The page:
By Matt Reese
The term sustainability has been closely tied to agriculture for many years, but to be truly sustainable, farms rely upon a broad network of agribusinesses focused on sustainability for their businesses as well as the farms they serve.
This summer, the Ohio AgriBusiness Association (OABA) is working with member businesses highlighting the benefits of these layers of sustainability for Ohio agriculture as a whole.
Chris Henney, president and CEO of OABA, has put significant organizational emphasis on sustainability.
“Sustainability probably means a little something different to almost everyone, but when I think about sustainability, I think about a three-legged stool. I think about it in terms of what most people think of as the traditional environmental sustainability. We want to be good stewards of our environment, but it also has to make economic sense from a business standpoint. You have to be able to stay in business to be sustainable,” Henney said. “And then finally there’s a social aspect to it too. How are we good neighbors? How are we operating in regard to the rest of the community and the state? Do we have the right to farm and permission to operate? So, sustainability to me means social, economic and environmental — having all three of those to make sure that businesses and farms can continue to operate and be viable for generations into the future.”
In terms of services for enhancing membership sustainability, OABA houses the 4R Nutrient Stewardship Certification Program, which serves as a voluntary third-party audit for participating ag retailers and crop consultants.
“We also make sure that our members have the right information and are connected with the right programs. That could be government programs or trends in the private sector to help them take advantage of things that they can use as a company and use with their customers and partners at the farm level as well,” Henney said. “Also, you’re not going to be sustainable if you have regulations or legislation passed that makes it difficult to continue to operate, whether that be at the farm level or the agribusiness level. So OABA serves as the advocate for our industry alongside farm organization and commodity organization representatives. We lobby on behalf of our companies at the Statehouse in particular, but also at the federal level and a little bit at the local level to make sure that we have a sustainable business climate in the state of Ohio. In fact, advocating for Ohio AgriBusiness by creating a sustainable business climate is a portion of our mission statement. To do that we’re bringing groups together that might not exactly see issues the same. We have a great partnership with The Nature Conservancy and a few other environmental organizations. We bring them to the table along with farm groups, government folks and others to try to come to positive solutions on issues.”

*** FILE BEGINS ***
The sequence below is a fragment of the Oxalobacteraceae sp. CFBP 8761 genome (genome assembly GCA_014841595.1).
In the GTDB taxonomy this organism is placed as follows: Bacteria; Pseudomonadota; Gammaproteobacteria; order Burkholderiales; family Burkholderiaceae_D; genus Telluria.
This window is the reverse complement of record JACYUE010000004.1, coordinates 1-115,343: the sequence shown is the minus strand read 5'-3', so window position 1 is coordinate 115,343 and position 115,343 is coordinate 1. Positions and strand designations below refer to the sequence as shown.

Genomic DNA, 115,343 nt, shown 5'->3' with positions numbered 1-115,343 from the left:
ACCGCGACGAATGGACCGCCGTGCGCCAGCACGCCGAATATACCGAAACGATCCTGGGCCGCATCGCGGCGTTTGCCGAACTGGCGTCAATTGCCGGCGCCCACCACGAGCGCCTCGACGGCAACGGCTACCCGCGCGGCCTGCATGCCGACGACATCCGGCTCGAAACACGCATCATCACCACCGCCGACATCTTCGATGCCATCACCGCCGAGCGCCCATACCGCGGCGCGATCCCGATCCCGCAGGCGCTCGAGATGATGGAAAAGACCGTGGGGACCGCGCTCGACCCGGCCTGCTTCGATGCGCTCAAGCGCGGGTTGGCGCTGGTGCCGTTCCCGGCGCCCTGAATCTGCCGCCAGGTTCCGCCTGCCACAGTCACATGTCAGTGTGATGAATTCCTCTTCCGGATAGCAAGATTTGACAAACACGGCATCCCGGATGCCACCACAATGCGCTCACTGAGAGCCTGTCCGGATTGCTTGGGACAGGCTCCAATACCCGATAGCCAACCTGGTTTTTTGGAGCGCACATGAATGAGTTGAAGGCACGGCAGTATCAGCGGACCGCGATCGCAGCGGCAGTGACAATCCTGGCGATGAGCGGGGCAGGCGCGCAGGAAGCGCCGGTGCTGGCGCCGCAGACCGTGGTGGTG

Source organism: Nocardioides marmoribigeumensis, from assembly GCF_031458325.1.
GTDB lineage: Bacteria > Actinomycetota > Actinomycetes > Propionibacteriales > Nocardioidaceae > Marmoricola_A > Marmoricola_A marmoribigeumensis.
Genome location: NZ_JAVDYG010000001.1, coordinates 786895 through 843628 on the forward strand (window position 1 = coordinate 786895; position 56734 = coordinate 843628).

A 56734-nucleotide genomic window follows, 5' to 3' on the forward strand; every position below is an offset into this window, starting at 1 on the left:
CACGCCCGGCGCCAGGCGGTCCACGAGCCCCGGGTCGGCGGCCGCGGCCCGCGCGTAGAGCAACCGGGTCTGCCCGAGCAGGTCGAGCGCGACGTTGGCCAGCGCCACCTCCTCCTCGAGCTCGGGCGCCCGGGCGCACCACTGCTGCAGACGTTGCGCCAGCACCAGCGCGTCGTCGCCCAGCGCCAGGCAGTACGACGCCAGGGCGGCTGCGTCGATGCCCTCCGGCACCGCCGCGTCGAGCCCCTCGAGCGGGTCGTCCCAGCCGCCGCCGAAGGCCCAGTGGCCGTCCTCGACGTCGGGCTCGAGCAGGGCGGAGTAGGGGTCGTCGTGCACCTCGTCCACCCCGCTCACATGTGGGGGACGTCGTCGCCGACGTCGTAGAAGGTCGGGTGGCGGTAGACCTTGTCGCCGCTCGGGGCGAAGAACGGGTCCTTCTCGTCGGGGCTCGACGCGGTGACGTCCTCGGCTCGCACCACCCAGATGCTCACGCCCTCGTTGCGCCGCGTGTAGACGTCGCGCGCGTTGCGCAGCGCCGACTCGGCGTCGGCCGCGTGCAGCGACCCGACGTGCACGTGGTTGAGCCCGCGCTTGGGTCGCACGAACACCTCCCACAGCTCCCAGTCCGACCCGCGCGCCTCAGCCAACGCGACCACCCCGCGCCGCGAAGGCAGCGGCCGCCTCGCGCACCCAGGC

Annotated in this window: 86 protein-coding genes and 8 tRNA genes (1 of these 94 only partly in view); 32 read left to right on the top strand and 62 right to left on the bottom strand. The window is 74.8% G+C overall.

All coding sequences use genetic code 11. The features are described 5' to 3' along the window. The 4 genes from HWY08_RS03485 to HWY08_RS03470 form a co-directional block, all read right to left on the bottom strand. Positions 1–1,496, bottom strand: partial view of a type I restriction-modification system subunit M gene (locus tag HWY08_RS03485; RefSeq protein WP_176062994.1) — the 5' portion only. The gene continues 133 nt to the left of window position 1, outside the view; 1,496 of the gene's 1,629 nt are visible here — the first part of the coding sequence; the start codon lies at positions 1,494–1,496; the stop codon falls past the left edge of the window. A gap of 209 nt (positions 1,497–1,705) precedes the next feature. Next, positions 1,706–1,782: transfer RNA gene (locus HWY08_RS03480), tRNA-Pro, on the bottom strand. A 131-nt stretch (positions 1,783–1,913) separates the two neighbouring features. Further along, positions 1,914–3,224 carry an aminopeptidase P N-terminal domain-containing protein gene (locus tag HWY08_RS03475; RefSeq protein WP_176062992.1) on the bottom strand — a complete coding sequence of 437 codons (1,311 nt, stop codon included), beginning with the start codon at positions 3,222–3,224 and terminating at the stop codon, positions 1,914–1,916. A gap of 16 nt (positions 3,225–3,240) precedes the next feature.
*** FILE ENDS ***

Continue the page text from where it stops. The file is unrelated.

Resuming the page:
From an organizational framework, OABA serves its members in these ways, who are then better equipped to serve farmers on the ground, implementing sustainable agricultural practices. Dave Scheiderer, CCA, and CFO of Integrated Ag Services (IAS) has been helping farmers be more profitable and better environmental stewards for more than 30 years.
“Several years ago now, IAS became 4R certified. As CCA crop advisors, we always felt like our job was to balance customer profitability while maintaining land stewardship through solid agronomy. Since becoming 4R certified we have become more focused on the environmental impact using modern crop production practices,” Scheiderer said. “Some of the tools we use to improve environmental stewardship are high density soil sampling in half-acre grids or less, data analytics to determine best management practices emphasizing environmental impact, multi-layer variable rate prescriptions, and high-density scouting using artificial intelligence. With the increase in weed resistance, we use new technologies such as AI scouting for alternative methods of weed control.”
These practices can make a big difference on farms. With the recent spikes in fertilizer prices, for example, many farmers turned to agribusinesses like IAS to help more efficiently manage their nutrients.
“Soil sampling sets the foundation for everything you do on your farm. If you take care of the soil, the soil will take care of your crop,” said Evan Delk, CCA, IAS president. “While good soil conservation practices are critical to successful farming, not all soil sampling is created equal. HD Soil Sampling, or high-density soil sampling, is any grid soil sample density under one-acre grids. Those who have implemented HD Soil Sampling on their farms are surpassing record-breaking yields.”
The smaller sample areas help refine the specifics of the nutrients needed.
“Grid soil sampling is simply ‘guessing.’ The more technical term is ‘interpolating’ from soil test point to soil test point to determine what the levels are in that given part of the field. Essentially, the soil test points where the samples were collected create the nutrient zones recorded in your soil sample booklets,” Delk said. “There are tremendous amounts of nutrient variability in our soils. Using a football field as an example, if a soil sample is taken every 10 yards across the field, drastically different nutrient values will be found at each 10-yard line. The only way to combat this variability in our soil is to take more soil samples. The efficiency and accuracy of HD Soil Sampling can help identify the most profitable soil fertility programs to implement.”
The technology, paired with the expertise at IAS, and the framework of the 4R Certification Program, put to work on production acres in Ohio, makes for more profitable farms and a more sustainable future for all Ohioans.